Last month, we looked at what significant changes the Revised Payment Services Directive (“PSD2”) will bring to the payments ecosystem in terms of new players, new business models, and new revenue-generating opportunities. That, however, is only half the story. So this week Mondato Insight asks, what else does PSD2 have up its sleeve for the payments industry?
Are these new transactions secure?
In order to ensure that all the services regulated by PSD2 are secure from fraud and loss or error (including Third Party Providers “TPPs”), PSD2 sets out complex security measures that must be implemented both when payment providers connect with the consumer and for communications between payment providers. Entities regulated by PSD2, including TPPs, must guarantee “strong” customer authentication when the payer accesses their payment account online or initiates an electronic payment transaction. In essence this means a procedure whereby the payer identifies themself via two or more of the following elements: something only the payer knows, possesses or is. As Neil Williams, Business Manager UK of Voice Vault put it, “If you have one super strong lock – it can be broken. If you have more locks that are not related it becomes painful and unrewarding to break. Blending biometrics with the rest of the option – have, is, know – makes it very difficult to gather all the requisite components to break the system.” Biometrics are currently not a required component of authentication, however, but it seems likely that nonetheless PSD2 will promote their growth.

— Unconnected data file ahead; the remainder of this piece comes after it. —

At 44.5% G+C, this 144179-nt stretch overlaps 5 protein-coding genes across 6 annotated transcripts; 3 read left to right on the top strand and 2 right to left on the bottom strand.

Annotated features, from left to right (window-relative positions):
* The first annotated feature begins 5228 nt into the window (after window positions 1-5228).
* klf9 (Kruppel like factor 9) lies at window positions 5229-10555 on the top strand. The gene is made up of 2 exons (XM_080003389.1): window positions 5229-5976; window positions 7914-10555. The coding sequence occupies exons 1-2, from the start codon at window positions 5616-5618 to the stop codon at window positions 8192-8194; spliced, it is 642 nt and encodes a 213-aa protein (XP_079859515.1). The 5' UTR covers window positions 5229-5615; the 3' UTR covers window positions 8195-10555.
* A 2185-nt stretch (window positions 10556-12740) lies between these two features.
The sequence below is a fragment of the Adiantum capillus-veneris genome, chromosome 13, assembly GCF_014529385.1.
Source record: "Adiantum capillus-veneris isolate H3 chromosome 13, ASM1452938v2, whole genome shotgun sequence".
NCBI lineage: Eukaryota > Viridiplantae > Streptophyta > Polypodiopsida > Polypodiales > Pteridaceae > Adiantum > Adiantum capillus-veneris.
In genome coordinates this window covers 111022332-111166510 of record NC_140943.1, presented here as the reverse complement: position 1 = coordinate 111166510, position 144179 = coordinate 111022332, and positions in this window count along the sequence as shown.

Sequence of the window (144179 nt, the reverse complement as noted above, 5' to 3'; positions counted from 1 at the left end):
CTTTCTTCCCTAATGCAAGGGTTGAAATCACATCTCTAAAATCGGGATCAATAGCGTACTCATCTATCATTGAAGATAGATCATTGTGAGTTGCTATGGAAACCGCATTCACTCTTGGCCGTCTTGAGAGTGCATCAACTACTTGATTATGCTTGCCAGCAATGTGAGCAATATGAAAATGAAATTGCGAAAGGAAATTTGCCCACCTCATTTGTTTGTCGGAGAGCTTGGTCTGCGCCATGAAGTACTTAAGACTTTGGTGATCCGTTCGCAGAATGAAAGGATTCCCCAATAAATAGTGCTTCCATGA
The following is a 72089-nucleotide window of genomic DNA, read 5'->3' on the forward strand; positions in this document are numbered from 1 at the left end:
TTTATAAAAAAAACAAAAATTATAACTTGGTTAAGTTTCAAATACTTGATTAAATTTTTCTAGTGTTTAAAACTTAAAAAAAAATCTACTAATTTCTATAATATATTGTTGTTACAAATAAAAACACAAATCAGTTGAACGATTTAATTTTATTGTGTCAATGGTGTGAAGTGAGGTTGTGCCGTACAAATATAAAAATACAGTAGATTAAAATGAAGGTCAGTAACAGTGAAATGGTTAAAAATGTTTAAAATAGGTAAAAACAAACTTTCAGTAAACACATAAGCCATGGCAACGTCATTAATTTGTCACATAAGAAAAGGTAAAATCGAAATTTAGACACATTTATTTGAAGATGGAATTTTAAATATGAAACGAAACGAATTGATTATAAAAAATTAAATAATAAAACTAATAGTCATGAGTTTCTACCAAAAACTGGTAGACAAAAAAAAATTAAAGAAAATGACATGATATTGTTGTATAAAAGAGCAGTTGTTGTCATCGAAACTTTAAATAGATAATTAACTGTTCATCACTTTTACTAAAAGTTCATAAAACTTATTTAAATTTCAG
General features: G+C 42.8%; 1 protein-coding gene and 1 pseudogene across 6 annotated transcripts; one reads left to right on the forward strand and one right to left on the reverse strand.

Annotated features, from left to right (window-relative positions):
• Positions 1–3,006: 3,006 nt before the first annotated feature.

And with regard to the initiation of electronic payment transactions, authentication must dynamically link the transaction to a specific amount and a specific payee (i.e. when the consumer is authorising a transaction, they must confirm both the specific amount to be paid and the person/entity receiving payment.)
This is likely to be a windfall for IT security providers (especially those specializing in mobile authentication solutions), and obviously ups the ante on a provider’s security obligations and thus may increase barriers to entry to the ecosystem for new players. Clive Bourke, President EMEA & APAC of DAON told Mondato Insight PSD2 is causing to people to re-examine what they are doing, particularly as many assume they are already providing strong authentication. Banks will have to overcome “a lot of inertia about existing mechanisms. Because banks are competing at service more than anything else they will have to examine not just what is the best practice but also what does the future look like?”
Mr. Bourke’s colleague, Ruth O’Toole, DAON’s Legal Counsel, noted that the extent to which regulators provide technical standards could be determinant of who emerges a winner. PSD2 introduces a liability shift as now those providers who fail to authenticate a transaction appropriately will be held liable for any breaches that occasion a loss, in contrast to the current card scheme rules on “card not present” transactions under which the e-merchant is liable for damages resulting from a failure to authenticate. Merchants two; banks and other providers, nil.
Extending geographical reach – into your back yard?
Another hidden change with consequential impact is PSD2’s increased geographical scope: a number of obligations, including information/ transparency, now apply to “one leg” transactions - payments to and from third countries, where one of the payment service providers is located in the EU - as well as transactions in non-EU currencies within the EU.
This extension has implications for the banks and other payment providers that are located outside the EU and who previously were outside the scope of regulation – in particular global money remitters. In practice, this means that these entities shall provide information to consumers on fees and other conditions on these international payments, at least in respect to their part of the transaction, and thus they can also be held liable for their part of the payment transaction (enter the security considerations discussed above).
Cap those surcharges